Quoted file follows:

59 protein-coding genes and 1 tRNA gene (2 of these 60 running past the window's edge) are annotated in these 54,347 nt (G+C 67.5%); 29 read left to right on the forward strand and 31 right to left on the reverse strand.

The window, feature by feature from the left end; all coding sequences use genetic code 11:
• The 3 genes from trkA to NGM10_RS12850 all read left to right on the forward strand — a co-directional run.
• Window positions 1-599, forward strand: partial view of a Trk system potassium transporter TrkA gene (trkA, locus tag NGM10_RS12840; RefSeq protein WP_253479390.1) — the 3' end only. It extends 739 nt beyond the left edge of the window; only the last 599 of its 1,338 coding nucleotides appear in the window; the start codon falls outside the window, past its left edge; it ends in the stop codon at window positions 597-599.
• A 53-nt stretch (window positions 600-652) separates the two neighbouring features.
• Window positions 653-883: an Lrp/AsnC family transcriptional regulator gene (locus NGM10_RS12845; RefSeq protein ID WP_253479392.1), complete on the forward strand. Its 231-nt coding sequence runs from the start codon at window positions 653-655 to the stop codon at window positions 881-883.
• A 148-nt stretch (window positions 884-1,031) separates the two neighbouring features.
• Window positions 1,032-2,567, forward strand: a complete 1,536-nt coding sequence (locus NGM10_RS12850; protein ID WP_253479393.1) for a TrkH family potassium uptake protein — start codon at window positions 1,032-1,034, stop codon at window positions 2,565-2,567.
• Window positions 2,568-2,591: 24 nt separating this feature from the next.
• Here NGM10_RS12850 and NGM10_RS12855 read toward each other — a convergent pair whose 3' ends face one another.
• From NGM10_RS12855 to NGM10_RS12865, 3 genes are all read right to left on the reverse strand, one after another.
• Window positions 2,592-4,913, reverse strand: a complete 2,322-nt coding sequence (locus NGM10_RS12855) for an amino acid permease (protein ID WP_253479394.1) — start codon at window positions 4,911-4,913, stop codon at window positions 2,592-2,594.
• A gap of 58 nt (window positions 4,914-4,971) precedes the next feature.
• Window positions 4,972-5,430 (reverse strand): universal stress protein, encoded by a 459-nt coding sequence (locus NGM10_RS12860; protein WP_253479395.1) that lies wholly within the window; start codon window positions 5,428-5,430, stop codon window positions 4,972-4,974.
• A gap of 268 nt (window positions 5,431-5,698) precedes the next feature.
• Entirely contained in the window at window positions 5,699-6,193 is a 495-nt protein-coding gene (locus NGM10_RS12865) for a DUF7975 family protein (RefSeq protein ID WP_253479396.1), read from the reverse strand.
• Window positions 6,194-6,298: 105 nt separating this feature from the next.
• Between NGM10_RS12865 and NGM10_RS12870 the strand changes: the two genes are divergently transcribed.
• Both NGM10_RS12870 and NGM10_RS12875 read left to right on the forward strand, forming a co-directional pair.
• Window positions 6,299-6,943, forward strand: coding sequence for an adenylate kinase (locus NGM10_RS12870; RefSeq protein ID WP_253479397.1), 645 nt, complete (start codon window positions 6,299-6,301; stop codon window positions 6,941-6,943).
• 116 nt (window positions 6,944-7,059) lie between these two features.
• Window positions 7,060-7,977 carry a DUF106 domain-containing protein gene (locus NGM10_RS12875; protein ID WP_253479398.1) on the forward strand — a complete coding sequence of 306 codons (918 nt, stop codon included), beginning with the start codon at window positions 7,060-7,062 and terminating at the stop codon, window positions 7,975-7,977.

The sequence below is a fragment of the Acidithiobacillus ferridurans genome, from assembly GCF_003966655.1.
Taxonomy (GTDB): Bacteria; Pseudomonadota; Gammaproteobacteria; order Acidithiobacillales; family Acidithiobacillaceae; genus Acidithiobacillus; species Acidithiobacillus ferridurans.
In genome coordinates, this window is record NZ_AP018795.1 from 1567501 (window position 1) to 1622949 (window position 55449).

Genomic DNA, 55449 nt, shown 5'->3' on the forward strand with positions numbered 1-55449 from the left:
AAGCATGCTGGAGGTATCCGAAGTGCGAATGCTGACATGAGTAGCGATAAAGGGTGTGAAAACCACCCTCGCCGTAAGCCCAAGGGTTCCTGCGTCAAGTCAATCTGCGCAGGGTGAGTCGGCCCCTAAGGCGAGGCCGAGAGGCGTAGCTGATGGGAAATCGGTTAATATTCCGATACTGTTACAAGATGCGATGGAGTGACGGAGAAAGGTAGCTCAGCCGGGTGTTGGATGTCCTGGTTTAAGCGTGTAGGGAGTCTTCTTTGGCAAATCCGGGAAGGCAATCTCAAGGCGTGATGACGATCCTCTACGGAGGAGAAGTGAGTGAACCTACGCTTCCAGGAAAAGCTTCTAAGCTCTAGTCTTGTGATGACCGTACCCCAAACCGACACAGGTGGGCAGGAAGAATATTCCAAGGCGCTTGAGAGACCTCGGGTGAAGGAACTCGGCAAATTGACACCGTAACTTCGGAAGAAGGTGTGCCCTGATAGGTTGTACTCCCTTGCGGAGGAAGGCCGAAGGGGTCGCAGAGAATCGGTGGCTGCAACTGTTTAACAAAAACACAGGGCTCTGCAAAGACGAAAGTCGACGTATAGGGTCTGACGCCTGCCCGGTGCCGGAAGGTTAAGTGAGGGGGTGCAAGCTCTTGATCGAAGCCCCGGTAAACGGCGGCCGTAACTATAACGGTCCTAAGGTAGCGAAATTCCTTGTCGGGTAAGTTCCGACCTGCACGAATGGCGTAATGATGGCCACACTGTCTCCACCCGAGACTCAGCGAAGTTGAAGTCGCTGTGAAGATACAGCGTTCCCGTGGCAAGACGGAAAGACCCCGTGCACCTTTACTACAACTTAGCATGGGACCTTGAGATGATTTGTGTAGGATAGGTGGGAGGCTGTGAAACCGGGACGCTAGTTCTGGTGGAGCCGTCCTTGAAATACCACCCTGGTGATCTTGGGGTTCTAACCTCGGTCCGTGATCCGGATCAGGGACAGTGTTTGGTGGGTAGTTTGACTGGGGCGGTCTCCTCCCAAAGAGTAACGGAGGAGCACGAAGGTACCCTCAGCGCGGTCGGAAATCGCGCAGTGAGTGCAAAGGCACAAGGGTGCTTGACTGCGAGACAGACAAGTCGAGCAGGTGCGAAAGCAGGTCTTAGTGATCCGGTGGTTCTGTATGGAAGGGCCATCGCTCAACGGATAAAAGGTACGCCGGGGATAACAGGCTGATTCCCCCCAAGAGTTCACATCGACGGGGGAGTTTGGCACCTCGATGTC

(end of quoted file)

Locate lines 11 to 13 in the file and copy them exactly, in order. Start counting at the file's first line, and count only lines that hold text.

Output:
• From NGM10_RS12855 to NGM10_RS12865, 3 genes are all read right to left on the reverse strand, one after another.
• Window positions 2,592-4,913, reverse strand: a complete 2,322-nt coding sequence (locus NGM10_RS12855) for an amino acid permease (protein ID WP_253479394.1) — start codon at window positions 4,911-4,913, stop codon at window positions 2,592-2,594.
• A gap of 58 nt (window positions 4,914-4,971) precedes the next feature.